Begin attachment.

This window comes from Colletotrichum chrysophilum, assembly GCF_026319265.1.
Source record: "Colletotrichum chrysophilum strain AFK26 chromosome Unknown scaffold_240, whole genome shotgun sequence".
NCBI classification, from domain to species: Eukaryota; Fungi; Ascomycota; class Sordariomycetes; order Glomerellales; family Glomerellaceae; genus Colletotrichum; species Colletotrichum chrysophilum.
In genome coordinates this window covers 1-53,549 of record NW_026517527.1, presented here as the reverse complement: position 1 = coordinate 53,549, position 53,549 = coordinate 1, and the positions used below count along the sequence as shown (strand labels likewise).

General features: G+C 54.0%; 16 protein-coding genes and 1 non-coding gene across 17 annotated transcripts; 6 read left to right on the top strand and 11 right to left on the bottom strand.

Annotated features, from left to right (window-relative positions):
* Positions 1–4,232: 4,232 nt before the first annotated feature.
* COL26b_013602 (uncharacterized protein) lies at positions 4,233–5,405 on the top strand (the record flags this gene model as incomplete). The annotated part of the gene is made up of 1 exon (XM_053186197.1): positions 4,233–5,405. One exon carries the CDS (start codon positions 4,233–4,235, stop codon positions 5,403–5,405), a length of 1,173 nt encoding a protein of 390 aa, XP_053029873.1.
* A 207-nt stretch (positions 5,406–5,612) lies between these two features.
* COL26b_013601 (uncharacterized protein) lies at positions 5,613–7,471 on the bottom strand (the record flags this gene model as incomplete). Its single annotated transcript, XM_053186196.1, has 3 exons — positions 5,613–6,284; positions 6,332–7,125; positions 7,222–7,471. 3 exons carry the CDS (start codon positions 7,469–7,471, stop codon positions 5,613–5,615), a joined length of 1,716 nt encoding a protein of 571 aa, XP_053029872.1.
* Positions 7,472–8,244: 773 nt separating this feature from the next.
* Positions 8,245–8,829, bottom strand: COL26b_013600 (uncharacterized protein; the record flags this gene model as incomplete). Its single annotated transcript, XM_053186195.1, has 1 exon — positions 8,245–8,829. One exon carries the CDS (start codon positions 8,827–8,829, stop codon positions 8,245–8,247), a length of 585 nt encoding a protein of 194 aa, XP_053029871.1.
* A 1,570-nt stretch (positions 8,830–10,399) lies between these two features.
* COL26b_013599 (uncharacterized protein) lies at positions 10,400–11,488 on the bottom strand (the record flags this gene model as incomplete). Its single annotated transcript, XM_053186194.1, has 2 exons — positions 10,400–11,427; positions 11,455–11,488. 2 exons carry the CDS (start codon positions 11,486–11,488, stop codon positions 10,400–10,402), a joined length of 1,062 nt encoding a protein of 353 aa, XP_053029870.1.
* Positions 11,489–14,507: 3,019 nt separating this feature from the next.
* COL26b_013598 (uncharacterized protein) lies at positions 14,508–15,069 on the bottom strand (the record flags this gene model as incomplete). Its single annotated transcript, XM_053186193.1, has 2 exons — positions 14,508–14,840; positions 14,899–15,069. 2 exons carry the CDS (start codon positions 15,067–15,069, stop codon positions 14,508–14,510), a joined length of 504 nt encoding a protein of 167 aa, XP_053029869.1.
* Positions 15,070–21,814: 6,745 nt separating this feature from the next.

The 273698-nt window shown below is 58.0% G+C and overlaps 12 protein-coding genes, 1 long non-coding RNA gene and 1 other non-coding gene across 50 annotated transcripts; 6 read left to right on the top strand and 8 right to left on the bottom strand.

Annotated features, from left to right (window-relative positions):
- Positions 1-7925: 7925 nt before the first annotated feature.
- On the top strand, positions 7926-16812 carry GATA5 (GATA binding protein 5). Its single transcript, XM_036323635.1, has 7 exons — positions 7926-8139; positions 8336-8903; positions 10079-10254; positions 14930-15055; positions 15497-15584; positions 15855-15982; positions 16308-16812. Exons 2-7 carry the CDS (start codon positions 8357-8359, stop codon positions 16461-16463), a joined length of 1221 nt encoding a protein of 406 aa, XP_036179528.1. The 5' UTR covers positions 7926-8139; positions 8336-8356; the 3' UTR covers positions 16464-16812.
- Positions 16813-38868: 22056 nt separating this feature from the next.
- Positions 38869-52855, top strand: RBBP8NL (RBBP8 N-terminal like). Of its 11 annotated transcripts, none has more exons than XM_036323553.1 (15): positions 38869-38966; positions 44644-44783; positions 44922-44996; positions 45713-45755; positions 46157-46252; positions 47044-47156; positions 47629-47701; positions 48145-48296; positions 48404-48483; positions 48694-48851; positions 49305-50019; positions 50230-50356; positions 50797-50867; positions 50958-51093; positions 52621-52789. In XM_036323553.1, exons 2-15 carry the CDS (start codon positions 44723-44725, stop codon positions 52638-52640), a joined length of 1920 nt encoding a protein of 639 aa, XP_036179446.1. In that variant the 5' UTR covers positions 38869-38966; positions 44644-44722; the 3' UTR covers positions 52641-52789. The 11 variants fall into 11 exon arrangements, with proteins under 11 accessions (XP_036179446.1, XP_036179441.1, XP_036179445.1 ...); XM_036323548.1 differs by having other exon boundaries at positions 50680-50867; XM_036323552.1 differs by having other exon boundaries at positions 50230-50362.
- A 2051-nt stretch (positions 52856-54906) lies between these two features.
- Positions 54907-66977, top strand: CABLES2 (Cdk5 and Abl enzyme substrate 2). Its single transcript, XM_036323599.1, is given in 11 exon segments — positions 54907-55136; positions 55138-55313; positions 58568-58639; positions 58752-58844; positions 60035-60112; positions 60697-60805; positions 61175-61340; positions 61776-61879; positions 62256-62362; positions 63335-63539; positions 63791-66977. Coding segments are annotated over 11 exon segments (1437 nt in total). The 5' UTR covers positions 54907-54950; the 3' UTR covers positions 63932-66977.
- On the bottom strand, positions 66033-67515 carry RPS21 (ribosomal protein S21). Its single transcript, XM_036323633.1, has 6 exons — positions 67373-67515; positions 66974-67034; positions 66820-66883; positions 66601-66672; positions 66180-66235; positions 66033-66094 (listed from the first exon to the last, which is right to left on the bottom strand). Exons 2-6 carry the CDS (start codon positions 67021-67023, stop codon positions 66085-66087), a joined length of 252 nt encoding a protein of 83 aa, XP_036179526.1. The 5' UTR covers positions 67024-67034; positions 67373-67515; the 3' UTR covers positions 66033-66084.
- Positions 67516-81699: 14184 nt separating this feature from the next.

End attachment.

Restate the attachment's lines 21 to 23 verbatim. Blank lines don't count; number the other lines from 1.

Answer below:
- On the top strand, positions 7926-16812 carry GATA5 (GATA binding protein 5). Its single transcript, XM_036323635.1, has 7 exons — positions 7926-8139; positions 8336-8903; positions 10079-10254; positions 14930-15055; positions 15497-15584; positions 15855-15982; positions 16308-16812. Exons 2-7 carry the CDS (start codon positions 8357-8359, stop codon positions 16461-16463), a joined length of 1221 nt encoding a protein of 406 aa, XP_036179528.1. The 5' UTR covers positions 7926-8139; positions 8336-8356; the 3' UTR covers positions 16464-16812.
- Positions 16813-38868: 22056 nt separating this feature from the next.
- Positions 38869-52855, top strand: RBBP8NL (RBBP8 N-terminal like). Of its 11 annotated transcripts, none has more exons than XM_036323553.1 (15): positions 38869-38966; positions 44644-44783; positions 44922-44996; positions 45713-45755; positions 46157-46252; positions 47044-47156; positions 47629-47701; positions 48145-48296; positions 48404-48483; positions 48694-48851; positions 49305-50019; positions 50230-50356; positions 50797-50867; positions 50958-51093; positions 52621-52789. In XM_036323553.1, exons 2-15 carry the CDS (start codon positions 44723-44725, stop codon positions 52638-52640), a joined length of 1920 nt encoding a protein of 639 aa, XP_036179446.1. In that variant the 5' UTR covers positions 38869-38966; positions 44644-44722; the 3' UTR covers positions 52641-52789. The 11 variants fall into 11 exon arrangements, with proteins under 11 accessions (XP_036179446.1, XP_036179441.1, XP_036179445.1 ...); XM_036323548.1 differs by having other exon boundaries at positions 50680-50867; XM_036323552.1 differs by having other exon boundaries at positions 50230-50362.